The first two parts of this series focused specifically on the effects being seen in North Carolina. This part is instead looking at two different, but interconnected, phenomena that have been highlighted by the severe decreases in traffic, not just in North Carolina, but nationally. Specifically, the reductions in traffic due to the pandemic offer the opportunity to reflect on the future of traffic, safety, and urban land use, as we see the substantial amount of space dedicated to motor vehicles that now stands nearly deserted.
First, reported trends show that while the number of crashes is down (as one would expect with the substantial decline in traffic volumes) the severity of the occurring crashes is higher than typical. I believe there are several factors behind this phenomenon from a traffic safety standpoint, especially as these reports tend to come from urban areas.
One feature of major urban areas typically is a large loop-type freeway (often referred to as a beltline, beltway, or something similar). These serve multiple purposes, often to connect outer suburbs to each other, and to also provide a bypass to enable through traffic to avoid going through a more-congested downtown area. Traffic volumes on these loops can easily exceed 100,000+ vehicles per day in normal conditions, and often are congested during multiple hours daily. To accommodate this level of traffic these roads often are 4-5 lanes wide in each direction with minimal turning. This creates a wide, open space where vehicle speeds are often only limited by the congestion itself. Given their urban nature, these loops are often posted at 55mph or higher, and anecdotally, during off-peak times in normal conditions, these speed limits can easily be exceeded by 25+ mph. Now, with the much lower traffic volumes, it is effectively off-peak all the time, so drivers may not find anything limiting their speed. If some drivers take advantage of this opportunity, it can result in significant speed differentials between drivers obeying limits and those choosing to ignore them.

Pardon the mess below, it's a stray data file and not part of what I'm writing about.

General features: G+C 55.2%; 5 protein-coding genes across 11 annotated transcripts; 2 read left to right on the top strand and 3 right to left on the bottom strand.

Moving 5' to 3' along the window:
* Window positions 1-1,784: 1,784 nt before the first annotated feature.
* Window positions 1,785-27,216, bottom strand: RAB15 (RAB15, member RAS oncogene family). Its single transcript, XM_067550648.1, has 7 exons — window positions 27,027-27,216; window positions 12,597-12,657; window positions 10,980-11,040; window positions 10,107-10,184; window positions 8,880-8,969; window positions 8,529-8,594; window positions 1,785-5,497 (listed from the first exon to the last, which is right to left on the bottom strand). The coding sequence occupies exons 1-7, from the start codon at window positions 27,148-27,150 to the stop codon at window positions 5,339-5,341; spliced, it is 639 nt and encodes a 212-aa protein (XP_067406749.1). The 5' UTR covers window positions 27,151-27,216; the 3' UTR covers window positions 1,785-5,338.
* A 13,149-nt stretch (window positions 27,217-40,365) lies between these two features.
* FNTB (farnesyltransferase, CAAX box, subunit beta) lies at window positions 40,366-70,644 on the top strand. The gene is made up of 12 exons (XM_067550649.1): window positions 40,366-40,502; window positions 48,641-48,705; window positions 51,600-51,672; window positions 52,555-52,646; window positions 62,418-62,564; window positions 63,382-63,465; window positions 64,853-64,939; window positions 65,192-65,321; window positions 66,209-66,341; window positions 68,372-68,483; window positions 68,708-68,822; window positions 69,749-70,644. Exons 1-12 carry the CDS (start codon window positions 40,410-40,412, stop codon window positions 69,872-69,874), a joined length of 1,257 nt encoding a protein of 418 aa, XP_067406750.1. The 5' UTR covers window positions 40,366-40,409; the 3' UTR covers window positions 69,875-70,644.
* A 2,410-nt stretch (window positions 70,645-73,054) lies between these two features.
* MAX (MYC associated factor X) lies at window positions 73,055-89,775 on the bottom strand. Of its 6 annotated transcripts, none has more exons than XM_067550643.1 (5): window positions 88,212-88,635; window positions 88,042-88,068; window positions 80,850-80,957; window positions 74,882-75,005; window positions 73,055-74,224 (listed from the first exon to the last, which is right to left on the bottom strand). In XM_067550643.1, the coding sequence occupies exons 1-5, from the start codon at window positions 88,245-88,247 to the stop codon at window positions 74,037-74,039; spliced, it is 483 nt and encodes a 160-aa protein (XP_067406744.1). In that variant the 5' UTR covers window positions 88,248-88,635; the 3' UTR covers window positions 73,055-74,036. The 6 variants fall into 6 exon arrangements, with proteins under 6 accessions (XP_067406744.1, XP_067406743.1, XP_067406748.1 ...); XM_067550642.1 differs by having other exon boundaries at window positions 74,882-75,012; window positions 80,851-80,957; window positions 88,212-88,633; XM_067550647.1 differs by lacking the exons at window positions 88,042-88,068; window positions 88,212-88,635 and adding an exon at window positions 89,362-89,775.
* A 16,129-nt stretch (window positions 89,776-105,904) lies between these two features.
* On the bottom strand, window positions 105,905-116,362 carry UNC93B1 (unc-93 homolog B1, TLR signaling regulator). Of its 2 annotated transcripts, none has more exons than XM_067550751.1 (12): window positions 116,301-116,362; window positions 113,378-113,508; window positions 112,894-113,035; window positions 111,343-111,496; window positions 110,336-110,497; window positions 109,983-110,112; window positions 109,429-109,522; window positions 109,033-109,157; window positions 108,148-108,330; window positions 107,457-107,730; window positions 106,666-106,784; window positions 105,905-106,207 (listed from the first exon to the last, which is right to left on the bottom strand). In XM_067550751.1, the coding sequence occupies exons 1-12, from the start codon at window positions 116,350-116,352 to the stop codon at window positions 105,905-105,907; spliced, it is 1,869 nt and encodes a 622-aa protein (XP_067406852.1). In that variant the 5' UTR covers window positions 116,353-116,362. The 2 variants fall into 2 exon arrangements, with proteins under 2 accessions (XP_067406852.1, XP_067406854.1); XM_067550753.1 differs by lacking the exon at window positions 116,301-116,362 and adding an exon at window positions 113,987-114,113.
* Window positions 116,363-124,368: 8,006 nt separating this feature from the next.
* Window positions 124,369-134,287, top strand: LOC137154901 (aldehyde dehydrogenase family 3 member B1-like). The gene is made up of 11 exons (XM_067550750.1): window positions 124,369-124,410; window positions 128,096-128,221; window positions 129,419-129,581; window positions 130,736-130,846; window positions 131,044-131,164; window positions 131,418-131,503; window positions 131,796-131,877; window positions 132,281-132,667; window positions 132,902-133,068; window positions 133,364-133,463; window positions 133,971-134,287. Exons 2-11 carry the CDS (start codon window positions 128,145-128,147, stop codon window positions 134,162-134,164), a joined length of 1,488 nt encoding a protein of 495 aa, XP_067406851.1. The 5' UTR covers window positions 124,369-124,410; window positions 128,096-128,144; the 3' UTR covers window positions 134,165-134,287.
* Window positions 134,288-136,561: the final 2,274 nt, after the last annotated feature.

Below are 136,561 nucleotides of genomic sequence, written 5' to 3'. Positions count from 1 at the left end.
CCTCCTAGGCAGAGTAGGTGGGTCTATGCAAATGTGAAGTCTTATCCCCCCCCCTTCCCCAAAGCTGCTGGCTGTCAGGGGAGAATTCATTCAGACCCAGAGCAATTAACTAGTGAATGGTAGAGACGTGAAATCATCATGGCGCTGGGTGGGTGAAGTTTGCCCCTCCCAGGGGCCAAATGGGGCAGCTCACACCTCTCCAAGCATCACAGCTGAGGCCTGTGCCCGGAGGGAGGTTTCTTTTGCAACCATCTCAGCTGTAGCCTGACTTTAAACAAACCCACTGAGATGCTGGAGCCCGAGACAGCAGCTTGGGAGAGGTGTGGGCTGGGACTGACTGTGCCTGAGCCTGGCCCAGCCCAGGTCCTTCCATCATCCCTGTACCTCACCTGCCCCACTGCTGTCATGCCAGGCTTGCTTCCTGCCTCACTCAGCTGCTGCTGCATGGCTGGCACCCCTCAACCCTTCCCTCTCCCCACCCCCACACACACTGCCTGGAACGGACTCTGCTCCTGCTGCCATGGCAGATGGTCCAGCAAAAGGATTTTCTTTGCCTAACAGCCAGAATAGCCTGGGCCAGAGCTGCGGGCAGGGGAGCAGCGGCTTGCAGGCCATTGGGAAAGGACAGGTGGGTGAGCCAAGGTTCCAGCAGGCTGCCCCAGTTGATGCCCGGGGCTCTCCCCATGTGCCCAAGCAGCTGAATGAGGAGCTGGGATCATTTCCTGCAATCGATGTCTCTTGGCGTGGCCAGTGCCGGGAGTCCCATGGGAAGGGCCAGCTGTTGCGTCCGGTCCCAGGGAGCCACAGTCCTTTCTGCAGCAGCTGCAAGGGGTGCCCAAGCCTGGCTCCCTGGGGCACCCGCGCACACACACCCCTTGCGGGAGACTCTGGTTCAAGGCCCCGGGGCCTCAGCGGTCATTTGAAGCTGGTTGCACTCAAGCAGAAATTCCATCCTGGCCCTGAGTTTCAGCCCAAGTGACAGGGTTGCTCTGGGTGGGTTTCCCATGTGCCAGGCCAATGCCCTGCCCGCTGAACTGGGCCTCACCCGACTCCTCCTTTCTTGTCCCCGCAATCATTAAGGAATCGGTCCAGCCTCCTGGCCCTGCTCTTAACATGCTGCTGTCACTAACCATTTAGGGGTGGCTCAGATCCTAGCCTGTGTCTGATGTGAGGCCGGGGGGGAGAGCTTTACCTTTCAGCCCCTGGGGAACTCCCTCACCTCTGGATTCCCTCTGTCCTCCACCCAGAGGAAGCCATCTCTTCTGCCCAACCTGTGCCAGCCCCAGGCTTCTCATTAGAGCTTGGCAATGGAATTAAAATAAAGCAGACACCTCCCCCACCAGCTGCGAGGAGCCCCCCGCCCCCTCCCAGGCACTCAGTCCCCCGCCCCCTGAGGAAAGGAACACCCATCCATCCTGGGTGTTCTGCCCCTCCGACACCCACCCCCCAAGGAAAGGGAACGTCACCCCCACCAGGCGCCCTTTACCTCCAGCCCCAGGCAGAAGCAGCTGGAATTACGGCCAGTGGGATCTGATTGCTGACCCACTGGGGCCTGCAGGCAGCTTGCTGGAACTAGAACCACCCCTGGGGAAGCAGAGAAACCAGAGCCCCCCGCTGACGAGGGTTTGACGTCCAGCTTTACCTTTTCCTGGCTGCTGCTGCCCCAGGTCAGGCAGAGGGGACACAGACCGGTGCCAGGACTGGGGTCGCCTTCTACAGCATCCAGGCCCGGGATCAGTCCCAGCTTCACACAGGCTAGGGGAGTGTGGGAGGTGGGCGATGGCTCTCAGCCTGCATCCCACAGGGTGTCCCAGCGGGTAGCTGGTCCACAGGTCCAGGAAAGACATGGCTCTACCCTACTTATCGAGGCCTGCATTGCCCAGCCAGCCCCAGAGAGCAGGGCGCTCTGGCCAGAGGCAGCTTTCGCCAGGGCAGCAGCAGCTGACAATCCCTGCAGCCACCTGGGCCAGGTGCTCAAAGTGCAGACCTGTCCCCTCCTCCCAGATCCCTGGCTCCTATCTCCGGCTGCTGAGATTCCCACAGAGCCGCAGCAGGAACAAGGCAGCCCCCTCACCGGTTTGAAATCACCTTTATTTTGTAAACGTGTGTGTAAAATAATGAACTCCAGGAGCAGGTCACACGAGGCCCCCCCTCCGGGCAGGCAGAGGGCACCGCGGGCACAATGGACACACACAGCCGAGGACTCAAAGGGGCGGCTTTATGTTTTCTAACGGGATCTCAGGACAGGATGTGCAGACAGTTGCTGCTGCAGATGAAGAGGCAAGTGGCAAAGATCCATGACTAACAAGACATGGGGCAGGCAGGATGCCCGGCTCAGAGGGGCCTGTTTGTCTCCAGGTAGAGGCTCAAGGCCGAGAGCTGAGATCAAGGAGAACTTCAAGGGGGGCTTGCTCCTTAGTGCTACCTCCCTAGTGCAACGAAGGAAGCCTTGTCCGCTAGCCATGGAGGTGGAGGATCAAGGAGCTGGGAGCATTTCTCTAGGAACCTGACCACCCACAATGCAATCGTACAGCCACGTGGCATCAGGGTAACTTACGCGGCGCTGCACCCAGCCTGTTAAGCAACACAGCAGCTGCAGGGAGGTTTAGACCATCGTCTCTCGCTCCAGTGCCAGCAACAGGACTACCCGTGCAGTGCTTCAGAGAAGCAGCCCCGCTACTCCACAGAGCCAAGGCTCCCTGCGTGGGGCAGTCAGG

A significant amount research (both in the United States and internationally) has explored the relationships between vehicle speed & crash risk and vehicle speed & crash severity. These relationships are clear, that as vehicle speed increases the risk of a crash increases, and similarly that as vehicle speed increases, the severity of any crash also increases. The research has also shown that speed differentials between vehicles traveling on the same roadway in the same direction contributes to both the risk of, and the severity of, a crash. While it has always been important to find ways to reduce these resulting speed differentials, now that we are seeing “off-peak” traffic all the time, that need is even greater. While traffic will eventually return to something resembling pre-pandemic levels, that may take several years if past economic downturns are any indicator.
Given what is already known from research prior to the COVID-19 pandemic, and the experiences being documented during the pandemic across the country, we may be learning a lesson from our desire to keep making roads bigger, wider, and straighter. There may be value in applying methods, such as zipper lanes, to reduce the available lanes on roadways when the excess capacity is not needed. Research indicates this limitation on opportunities to travel far above the posted speed limit would reduce both the speed-based crash and speed-differential crash risks, and thereby reduce the disproportionate crash severity as well.